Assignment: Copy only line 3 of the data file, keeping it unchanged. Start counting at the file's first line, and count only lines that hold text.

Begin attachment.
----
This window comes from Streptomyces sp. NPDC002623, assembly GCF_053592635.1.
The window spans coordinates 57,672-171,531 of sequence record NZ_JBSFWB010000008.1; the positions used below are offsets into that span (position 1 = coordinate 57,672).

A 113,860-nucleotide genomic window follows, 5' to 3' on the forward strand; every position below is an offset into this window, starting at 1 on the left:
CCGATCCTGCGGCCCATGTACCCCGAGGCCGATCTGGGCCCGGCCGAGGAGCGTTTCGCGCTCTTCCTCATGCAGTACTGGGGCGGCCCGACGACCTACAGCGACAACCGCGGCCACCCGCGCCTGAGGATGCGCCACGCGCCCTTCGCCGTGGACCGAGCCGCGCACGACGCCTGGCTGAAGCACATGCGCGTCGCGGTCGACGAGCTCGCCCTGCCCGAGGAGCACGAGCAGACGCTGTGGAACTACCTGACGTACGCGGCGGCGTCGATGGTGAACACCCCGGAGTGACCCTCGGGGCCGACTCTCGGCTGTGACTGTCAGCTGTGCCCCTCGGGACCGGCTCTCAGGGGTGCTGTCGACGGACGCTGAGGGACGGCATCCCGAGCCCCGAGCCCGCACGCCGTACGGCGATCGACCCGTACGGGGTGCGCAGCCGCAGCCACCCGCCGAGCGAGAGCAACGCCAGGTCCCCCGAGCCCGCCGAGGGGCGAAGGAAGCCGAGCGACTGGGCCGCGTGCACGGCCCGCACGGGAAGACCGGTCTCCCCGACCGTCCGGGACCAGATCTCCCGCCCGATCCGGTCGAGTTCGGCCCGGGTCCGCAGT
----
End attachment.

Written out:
A 113,860-nucleotide genomic window follows, 5' to 3' on the forward strand; every position below is an offset into this window, starting at 1 on the left: